Gregory S. DuPont
Agree Now, Avoid Headaches Later
It’s easy to get caught up in the day-to-day tasks of running your business and to put off thinking about the future. But every business needs a plan.
A buy-sell agreement is a great tool to help you and your fellow business owners deal with some difficult issues that may come up in the course of running a business. This type of agreement provides for the sale of an owner’s interest in case of death, disability, retirement, an offer to purchase the interest from an outside party, or the divorce of a partner.
Having a buy-sell agreement assures the departing owner (or the family) that there is a guaranteed buyer who will buy the business at a fair price. The buying shareholders benefit because the agreement enables them to continue the business without having to negotiate with outside parties.
Buy-sell agreements can be drafted to accomplish the following:
• Set a fair price for valuing the stock that is to be transferred
• Determine the procedure to be followed when a triggering event occurs, such as retirement
• Give the right of first refusal to the other shareholders, to maintain continuity of the business
• Provide funds or an income stream to the business owner’s survivors
A buy-sell agreement, however, does not guarantee that the other shareholders or key employees will have the means to purchase the stock. So, you may want to fund your agreement with life and disability insurance. In this case, either the company purchases life insurance on all of the shareholders or the shareholders purchase life insurance on each other. The proceeds, which are generally tax free, are used to purchase the decedent’s stock. Unfortunately, the business cannot deduct the life insurance premiums.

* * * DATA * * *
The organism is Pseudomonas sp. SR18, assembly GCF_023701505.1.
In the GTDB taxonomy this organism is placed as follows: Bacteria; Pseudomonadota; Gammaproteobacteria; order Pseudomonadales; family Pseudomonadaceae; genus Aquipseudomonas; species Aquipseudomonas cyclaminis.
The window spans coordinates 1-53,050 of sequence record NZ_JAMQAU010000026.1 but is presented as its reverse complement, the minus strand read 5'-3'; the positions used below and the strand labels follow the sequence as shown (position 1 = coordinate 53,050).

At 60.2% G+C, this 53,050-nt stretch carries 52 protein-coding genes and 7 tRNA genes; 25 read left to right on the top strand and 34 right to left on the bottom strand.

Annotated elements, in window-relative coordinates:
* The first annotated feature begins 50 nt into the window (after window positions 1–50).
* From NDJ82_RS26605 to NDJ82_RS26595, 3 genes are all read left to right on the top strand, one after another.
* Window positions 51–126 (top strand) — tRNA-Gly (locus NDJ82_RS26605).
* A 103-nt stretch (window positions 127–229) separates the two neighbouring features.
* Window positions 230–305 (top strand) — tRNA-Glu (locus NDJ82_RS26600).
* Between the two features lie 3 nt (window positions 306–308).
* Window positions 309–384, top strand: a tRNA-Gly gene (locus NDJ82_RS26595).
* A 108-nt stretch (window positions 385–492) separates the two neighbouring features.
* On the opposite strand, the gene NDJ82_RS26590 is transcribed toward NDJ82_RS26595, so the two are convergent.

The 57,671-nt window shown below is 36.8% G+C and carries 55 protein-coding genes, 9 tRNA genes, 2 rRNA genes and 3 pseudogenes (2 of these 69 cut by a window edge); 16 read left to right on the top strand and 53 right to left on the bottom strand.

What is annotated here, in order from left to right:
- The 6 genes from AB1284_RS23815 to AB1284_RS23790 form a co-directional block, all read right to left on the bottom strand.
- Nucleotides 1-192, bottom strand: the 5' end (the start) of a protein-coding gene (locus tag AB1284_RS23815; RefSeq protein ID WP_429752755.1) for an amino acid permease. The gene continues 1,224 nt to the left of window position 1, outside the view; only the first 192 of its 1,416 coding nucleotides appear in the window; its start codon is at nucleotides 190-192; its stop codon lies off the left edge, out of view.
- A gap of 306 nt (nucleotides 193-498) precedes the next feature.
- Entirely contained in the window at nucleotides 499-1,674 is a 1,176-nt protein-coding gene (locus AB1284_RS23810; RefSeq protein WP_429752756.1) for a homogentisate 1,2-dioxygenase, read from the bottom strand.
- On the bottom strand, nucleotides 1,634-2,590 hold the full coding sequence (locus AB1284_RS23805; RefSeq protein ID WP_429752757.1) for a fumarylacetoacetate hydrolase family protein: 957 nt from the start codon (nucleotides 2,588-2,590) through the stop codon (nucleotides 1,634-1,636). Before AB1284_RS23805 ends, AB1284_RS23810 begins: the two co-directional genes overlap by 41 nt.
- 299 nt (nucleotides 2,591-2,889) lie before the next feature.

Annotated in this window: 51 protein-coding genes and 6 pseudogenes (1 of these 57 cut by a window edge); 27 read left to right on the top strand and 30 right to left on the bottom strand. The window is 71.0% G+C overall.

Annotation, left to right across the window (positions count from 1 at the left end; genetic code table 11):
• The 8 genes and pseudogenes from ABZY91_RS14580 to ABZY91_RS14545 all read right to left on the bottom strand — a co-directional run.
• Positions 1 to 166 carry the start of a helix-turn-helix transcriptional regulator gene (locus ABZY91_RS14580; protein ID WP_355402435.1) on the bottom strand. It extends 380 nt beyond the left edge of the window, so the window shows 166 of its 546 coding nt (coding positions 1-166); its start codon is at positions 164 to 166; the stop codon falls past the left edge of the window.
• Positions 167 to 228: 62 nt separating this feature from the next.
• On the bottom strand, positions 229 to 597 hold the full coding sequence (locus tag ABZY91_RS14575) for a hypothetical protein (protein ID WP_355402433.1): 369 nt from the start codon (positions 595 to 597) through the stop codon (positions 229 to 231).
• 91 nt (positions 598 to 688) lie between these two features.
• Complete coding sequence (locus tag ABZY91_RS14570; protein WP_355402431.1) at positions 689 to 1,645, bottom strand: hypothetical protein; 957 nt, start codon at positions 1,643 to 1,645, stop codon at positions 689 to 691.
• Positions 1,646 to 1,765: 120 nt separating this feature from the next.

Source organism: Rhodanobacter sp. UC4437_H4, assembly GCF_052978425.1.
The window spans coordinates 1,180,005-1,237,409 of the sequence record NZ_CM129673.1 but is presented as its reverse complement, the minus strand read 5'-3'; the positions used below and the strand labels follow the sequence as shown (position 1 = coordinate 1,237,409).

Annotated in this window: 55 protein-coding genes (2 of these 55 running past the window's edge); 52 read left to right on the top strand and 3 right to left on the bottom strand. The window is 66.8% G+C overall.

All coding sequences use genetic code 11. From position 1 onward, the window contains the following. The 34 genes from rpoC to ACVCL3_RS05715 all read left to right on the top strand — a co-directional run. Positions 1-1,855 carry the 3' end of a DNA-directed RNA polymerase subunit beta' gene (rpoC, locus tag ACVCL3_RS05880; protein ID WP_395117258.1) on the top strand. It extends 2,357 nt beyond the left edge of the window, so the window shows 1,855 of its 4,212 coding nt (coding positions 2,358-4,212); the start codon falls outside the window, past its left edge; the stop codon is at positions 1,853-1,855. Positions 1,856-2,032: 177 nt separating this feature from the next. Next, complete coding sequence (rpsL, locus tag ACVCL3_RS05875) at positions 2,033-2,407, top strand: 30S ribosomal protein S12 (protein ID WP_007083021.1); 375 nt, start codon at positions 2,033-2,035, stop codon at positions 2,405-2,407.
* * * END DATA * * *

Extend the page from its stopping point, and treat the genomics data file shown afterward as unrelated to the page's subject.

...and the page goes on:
If you operate as an S corporation, it’s even more critical to have a buy-sell agreement, which can prevent an owner from selling an interest to a nonqualifying shareholder that would nullify the S corporation election. It is important to make sure that your buy-sell agreement treats all owners equally and that its provisions are followed. Preferential rights, both within the agreement or as a deviation from it, could constitute a second class of stock and, thus, could nullify the S election: an S corporation can have only one class of stock.
Buy-sell agreements can help ensure a smooth transition when a partner departs from a closely held business. As you think about your plan, structure an agreement that meets the needs of the company and the shareholders and their heirs.